I never went to a school that had enforced uniforms, but always wondered whether I'd enjoy the freedom of not having to decide what to wear on a daily basis. Most mornings I love going into my closet, especially since there's not exactly a strictly enforced dress code at the office. But there are other times, when we're rushing to get Sloan to school, there's barely time to drink my coffee and I have back-to-back meetings, that I crave the consistency of having a go-to outfit. A couple weeks back, I decided to do just that and wore the same outfit every day of the week. Read on to find out the things I loved the most, the awkward times I wished I could have avoided, and whether I'd do it again:
Today was the first day that Sloan was back in school after summer break so our morning felt a bit rushed. When I realized though that my outfit was already figured out, I felt very relieved. I threw it on after she'd had her breakfast (a necessity when you're as messy of an eater as Sloan) and went into the bathroom to throw on some makeup. Sloan followed me in, as she does every morning, and gave my legs a big hug, firmly planting on a large chunk of cream cheese onto my pants. Usually I'd just throw on a new pair, but it made me realize how careful I'd have to be this week making sure everything stayed more or less clean. I was able to wipe it off though, and finished applying my makeup. I embraced my messy, air-dried waves, added a touch more bronzer than usual, and a glossy nude lip. I wore black chunky heels that are very walkable because I knew I was going to be in back-to-back e-commerce meetings with our partners all day. Since I knew I'd be returning the next day for more meetings, I decided not to share my little experiment to see if anyone would notice.
Today I tried to switch up my look a bit by throwing on a glittery tennis shoe, a larger hoop earring, and a red lip. The night before, I'd folded my outfit neatly onto the bench at the end of the bed, which made getting ready such a simple process. I felt a tiny bit grungy changing back into the same exact clothes, but was relieved at how quick it was. I never thought I was someone who took that long to get dressed, but I found myself with quite a bit of extra time in the morning. When I dropped Sloan off at school, I imagined other parents looking at me as if I was doing a 'walk of shame,' but convinced myself that it was all just in my head. But when I arrived to my meetings shortly thereafter, I immediately blurted out the reason behind my repeat outfit. Of the four other people in the room (with whom I'd spent time the day before), two had noticed my "uniform" and the other two hadn't realized it at all.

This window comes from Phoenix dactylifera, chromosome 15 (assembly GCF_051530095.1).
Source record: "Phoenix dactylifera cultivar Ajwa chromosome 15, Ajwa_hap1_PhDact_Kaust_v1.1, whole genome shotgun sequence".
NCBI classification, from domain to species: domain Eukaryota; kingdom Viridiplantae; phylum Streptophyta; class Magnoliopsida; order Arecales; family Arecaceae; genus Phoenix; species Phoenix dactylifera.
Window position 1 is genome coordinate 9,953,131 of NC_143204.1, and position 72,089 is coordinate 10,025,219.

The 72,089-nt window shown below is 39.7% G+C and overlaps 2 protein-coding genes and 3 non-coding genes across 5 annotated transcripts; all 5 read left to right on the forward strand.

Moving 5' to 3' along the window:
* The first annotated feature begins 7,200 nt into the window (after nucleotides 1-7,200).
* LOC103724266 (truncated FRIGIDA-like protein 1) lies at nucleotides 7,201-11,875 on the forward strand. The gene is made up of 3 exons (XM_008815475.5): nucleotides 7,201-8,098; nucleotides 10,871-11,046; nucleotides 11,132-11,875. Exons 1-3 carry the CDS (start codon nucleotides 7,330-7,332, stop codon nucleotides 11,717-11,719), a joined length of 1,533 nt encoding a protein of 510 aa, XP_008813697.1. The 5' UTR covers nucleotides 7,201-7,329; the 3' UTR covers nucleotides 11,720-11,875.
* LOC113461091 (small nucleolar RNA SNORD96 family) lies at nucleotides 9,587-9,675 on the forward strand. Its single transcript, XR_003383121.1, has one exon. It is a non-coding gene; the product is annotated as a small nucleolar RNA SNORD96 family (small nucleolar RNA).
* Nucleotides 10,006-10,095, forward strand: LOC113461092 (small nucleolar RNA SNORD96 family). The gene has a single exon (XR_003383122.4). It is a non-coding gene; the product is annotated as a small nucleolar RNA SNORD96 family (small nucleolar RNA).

By the third day, I felt a little bored pulling out my trusty white blouse and pants. While I'd thought of the outfit as really simple and unassuming when I'd first come up with it, I now resented the fact that I'd chosen such a unique blouse. I figured a white top with cool details would be fun, but the frayed details made me feel like it stood out too much and I wished I'd picked something more subtle. I gave myself a blowout, which did make my entire look seem a bit sleeker, but other than that, the outfit felt pretty identical to the first two days. I added a chunky necklace and a white bootie, but wished it was a bit cooler because the option of additional outerwear would have added an element to easily change the vibe.
By Thursday, I felt like even Sloan was judging the repetitiveness of my outfit. Gone was the relief of knowing what I was going to wear and instead I begrudgingly pulled my blouse over my head (note to self: I should have hand-washed it the night before). I headed back to our partners' office anticipating that everyone would be making fun of my (somewhat dirty) outfit, but to my surprise, several of the girls mentioned how I'd inspired them to come up with their own uniforms. It was also a reminder that if I were ever to adopt the idea of a go-to look, it wouldn't mean necessarily wearing the same exact blouse and pants every single day the way I was doing this week. Instead, most days, I'd simply use it as a guide: to throw on a white blouse (alternating between eyelet/frilly with crisp/architectural) and a black pant (going between slouchy with a drop-crotch to tailored and classic) with enough differentiation to keep it from feeling too stagnant. The bright blue heels and statement earrings at least brought people's attention away from everything else, but nevertheless, I was thrilled at the chance to change out of my outfit into something more casual for a baseball game that night.
My last day! While I'd quickly turned on my blouse for being too "unique" (which, up until this week, had been one of my favorite pieces), it did make my realize how much I valued my Nili Lotan cropped pants, which I'd splurged on this past summer. They transitioned so seamlessly, from sparkly kicks to pointy-toe pumps, and I never got sick of slipping them on. But by Friday, the thing I missed the most was color and print. While I typically stick to neutrals, I was surprised by how much I craved a little change. Later that night, G and I went out to dinner and while neither the blouse nor pants are particularly date-worthy, I was surprised by how much the entire vibe changed with a smoky eye and a strappy sandal (though the loafers I'd worn during the day were quite comfortable). Since it eventually cooled down that evening, I threw on an oversized blazer that I wore over my shoulders for a feminine spin on a tuxedo that felt unexpected and cool. But by the time we got back home, I felt relieved to retire my uniform, at least when worn all together, for the foreseeable future.
While I enjoyed the simplicity of knowing what I was going to wear each day, the monotony took its toll. In the future, I'll opt for a similar combination (a cool blouse with interesting pants never gets old) with little tweaks here and there.